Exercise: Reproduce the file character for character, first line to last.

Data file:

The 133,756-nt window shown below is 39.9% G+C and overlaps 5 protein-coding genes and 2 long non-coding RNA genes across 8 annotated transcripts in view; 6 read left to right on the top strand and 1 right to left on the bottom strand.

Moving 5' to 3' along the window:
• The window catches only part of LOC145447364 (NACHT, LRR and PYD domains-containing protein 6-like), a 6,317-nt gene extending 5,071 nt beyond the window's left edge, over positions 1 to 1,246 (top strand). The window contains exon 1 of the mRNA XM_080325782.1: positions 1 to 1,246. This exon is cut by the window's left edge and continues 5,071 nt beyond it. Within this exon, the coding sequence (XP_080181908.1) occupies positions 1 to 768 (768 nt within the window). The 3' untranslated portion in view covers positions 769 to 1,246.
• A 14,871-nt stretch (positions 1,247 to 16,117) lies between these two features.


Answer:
The 133,756-nt window shown below is 39.9% G+C and overlaps 5 protein-coding genes and 2 long non-coding RNA genes across 8 annotated transcripts in view; 6 read left to right on the top strand and 1 right to left on the bottom strand.

Moving 5' to 3' along the window:
• The window catches only part of LOC145447364 (NACHT, LRR and PYD domains-containing protein 6-like), a 6,317-nt gene extending 5,071 nt beyond the window's left edge, over positions 1 to 1,246 (top strand). The window contains exon 1 of the mRNA XM_080325782.1: positions 1 to 1,246. This exon is cut by the window's left edge and continues 5,071 nt beyond it. Within this exon, the coding sequence (XP_080181908.1) occupies positions 1 to 768 (768 nt within the window). The 3' untranslated portion in view covers positions 769 to 1,246.
• A 14,871-nt stretch (positions 1,247 to 16,117) lies between these two features.